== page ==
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There are many factors to consider when tuning the performance of your EPiServer CMS site. This article deals with common pitfalls when optimizing EPiServer CMS for better performance.
First thing to check is that you have enough memory. EPiServer needs a lot of memory to cache the PageData object for each of all active pages on the site. The larger the site (more pages), the more memory you will need.
For very large sites, consider using Windows 64-bit edition that you can stack up with a lot of memory. This works with EPiServer CMS 5 SP1 and later but is not officially supported yet.
The DataFactory class will first check if the requested page or list of pages is in the cache when you call GetPage() or GetChildren(). If it is not in the cache, the page or list will be loaded from the database and added to the cache. The default implementation (read more about pluggable runtime cache) uses the ASP.NET built-in public cache to store pages and lists in memory.
The public cache in ASP.NET is also used to store other data in addition to EPiServer CMS PageData and Lists. Periodically, ASP.NET will use a Least Recently Used (LRU) algorithm to scavenge the cache for more space. If the memory pressure is very high, the lifetime of cached items can be very short or even zero (not added at all), which is not very good for the EPiServer CMS performance.
It is easy to see what’s inside your cache:
protected void Page_Load(object sender, EventArgs e)
foreach (DictionaryEntry d in this.Cache)
Response.Write(” - “);
A very good indicator of memory issues is to look at some statistics from the DataFactory class. You can see the Cache Hit Rate if you go to admin mode, it should be close to 100% or maybe a few percent below (it is normal that it drops to zero when you restart the site but it should climb fast.) A constant low value indicates that you need more memory because PageData objects are then thrown out of the cache, and must be reloaded from the database.
You can also see the Cache Hit Ratio and some other counters, through the Windows Performance Monitor. This is a good value to monitor in a hosting environment, and it is also wise to add an alert when the value becomes too low.
The maximum memory ASP.NET allows a worker process to consume before it is recycled, is by default 60% of the total system memory. Read more about memoryLimit tag.
Default Application Pool – do not use it and do NOT delete it (even if you plan to never use it). Create your own pool instead, but do not create one pool for each site on the Web server. Instead, consolidate your applications into one pool and only use a separate pool for troublesome Web applications. You must have separate pools for ASP.NET 1.1 and 2.0 applications though.
You can also configure the application pool to recycle if it consumes to much memory. If your worker process constantly recycles you need to find out why, because EPiServer CMS will always be a little bit sluggish after a restart (before data is cached again). You will also loose all in-process session data when the process restarts, which is an issue of its own.
Settings: I recommend that you uncheck “Recycle worker processes (in minutes)” and use “Recycle worker processes at the following times” instead.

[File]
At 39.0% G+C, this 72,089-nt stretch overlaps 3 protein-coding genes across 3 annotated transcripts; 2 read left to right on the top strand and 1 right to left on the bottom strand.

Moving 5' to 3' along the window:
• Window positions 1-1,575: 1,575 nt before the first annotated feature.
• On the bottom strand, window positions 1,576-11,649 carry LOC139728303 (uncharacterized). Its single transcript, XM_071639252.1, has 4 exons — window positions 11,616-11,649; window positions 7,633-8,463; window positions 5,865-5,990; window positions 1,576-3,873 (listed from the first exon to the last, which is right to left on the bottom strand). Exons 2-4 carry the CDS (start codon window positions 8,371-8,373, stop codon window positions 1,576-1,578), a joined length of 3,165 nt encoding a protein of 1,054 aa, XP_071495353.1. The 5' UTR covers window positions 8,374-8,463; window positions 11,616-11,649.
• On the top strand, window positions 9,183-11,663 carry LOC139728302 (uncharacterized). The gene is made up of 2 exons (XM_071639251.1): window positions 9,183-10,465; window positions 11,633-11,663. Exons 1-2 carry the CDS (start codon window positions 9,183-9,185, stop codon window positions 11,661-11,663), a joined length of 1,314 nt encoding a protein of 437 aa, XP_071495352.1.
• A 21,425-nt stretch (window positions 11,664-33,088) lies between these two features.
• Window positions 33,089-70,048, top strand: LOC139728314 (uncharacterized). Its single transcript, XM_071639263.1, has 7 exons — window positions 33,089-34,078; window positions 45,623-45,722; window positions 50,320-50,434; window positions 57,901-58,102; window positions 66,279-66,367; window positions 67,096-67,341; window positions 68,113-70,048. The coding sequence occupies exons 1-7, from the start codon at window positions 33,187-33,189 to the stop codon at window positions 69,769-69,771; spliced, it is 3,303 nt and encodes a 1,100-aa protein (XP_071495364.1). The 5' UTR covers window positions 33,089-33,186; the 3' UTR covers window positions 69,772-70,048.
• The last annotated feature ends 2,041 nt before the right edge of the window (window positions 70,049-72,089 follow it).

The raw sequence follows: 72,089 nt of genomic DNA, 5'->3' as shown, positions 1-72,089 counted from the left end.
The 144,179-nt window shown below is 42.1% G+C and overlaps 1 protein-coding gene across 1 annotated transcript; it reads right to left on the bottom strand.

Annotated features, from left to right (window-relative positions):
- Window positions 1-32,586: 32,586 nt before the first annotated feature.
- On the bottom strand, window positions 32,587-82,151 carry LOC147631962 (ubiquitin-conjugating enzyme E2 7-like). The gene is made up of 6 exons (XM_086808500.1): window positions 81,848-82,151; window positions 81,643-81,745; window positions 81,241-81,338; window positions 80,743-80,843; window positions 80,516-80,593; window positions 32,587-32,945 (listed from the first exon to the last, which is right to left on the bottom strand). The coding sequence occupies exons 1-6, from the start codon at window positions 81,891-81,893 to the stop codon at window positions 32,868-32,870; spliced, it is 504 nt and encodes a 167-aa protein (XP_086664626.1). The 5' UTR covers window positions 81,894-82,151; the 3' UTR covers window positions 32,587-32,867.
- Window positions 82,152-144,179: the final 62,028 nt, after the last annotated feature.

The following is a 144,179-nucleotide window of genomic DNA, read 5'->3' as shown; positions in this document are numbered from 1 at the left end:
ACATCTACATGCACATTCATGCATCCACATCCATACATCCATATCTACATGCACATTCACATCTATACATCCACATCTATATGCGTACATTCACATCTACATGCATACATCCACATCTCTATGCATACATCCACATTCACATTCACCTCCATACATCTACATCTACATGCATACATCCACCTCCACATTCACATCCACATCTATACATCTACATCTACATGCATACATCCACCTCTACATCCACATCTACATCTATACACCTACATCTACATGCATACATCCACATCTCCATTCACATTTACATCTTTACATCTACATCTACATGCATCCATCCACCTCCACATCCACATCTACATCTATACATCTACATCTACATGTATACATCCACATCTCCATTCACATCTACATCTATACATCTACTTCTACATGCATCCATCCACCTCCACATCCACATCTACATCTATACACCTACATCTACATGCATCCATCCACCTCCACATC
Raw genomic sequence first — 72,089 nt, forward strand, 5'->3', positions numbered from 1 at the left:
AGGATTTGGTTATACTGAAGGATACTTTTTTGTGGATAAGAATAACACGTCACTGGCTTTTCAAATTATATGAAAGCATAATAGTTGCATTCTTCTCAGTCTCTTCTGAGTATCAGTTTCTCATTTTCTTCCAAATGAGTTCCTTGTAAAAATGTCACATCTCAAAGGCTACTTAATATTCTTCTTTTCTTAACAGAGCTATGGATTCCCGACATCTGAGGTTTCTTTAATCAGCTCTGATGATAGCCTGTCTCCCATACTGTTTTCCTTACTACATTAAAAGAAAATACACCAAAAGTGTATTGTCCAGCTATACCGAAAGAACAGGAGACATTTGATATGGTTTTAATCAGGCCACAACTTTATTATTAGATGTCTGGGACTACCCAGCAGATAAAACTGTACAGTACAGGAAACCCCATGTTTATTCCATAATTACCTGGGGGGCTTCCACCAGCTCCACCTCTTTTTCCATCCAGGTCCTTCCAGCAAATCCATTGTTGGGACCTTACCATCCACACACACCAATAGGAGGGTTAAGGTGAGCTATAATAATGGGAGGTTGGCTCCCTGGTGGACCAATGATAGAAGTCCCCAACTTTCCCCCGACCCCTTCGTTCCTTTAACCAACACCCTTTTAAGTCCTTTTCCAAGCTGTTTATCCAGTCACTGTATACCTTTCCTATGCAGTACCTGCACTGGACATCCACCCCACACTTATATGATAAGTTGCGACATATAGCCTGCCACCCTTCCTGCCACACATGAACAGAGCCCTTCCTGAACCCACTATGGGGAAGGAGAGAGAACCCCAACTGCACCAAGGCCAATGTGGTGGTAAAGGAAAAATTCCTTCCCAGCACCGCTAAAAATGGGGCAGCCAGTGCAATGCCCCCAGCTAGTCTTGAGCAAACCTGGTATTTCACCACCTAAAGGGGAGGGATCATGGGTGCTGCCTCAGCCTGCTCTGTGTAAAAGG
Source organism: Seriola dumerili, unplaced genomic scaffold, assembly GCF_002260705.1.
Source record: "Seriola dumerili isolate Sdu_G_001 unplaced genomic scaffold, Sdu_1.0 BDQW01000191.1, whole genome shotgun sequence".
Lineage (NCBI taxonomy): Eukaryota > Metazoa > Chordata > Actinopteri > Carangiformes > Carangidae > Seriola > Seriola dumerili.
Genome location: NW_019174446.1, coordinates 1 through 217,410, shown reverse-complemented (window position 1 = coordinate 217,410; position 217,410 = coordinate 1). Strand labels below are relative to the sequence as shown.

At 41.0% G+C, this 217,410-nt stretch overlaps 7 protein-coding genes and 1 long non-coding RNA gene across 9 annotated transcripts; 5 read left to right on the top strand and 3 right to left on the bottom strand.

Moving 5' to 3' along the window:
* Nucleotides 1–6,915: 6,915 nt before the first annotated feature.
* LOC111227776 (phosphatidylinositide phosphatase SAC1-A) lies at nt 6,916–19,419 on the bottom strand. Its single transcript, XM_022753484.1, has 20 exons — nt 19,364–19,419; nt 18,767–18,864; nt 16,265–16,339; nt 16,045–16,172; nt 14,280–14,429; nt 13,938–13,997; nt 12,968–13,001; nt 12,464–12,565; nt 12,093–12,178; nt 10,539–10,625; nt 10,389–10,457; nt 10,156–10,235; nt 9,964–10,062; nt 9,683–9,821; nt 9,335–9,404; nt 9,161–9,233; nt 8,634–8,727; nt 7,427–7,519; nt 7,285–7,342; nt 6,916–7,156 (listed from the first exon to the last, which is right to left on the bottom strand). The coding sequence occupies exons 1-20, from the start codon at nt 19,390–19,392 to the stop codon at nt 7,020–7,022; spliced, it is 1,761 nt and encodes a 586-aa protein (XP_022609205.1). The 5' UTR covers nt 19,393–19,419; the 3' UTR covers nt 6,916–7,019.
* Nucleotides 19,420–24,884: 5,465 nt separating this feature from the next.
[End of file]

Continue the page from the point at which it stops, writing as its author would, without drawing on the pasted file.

You should also uncheck “Shutdown worker processes after being idle...”. This is very important for EPiServer CMS sites with low traffic (for example during the night).
Do not use Web garden unless you know what you are doing! It will require double memory for the cache and out-of-process state-handling. If you change the number of worker processes from 1 to 2, it is like having two Web servers on the same box with IIS acting like load balancer (it is a cheap way in a development environment to test how you application will behave in a farm with load balancing).
Be aware that your scheduled jobs are only initiated from the EPiServer Scheduler Service but executed inside the ASP.NET Worker Process. Jobs processing a large amount of pages in an ineffective manner (like the Mirroring Job that loads every version of every page below the root page every time it is executed), will increase the memory pressure and push out other resources from the cache.
If you enable memory recycling, you can end up in a situation where the job will be aborted every time, because you reach the limit and the ASP.NET Worker Process is killed and restarted. It is also important that you do not schedule jobs so that they are running at the time when you specify that the worker process should be recycled.
It is best practice to have two machines, one for the Web server and one for the database. But sometimes you have to run the database on the same machine as the Web server. If you do, it is important to remember that the MSSQL Server competes with the Web server for resources such as memory. You should always limit the amount of memory the database can use, because it is better for EPiServer CMS to have data cached in the Web application than in the database.
Usually the usage of the database is low (around 5% CPU) in EPiServer CMS scenarios, because EPiServer CMS tries to cache what it needs in the Web application. If you have a higher usage of the database, this can be an indication showing that caching isn’t working as it should in the Web application, but it could also indicate that something else is wrong in the coding of your templates.
Finally, do not forget to use the ordinary task manager to check if you have other processes that compete for memory on your Web server.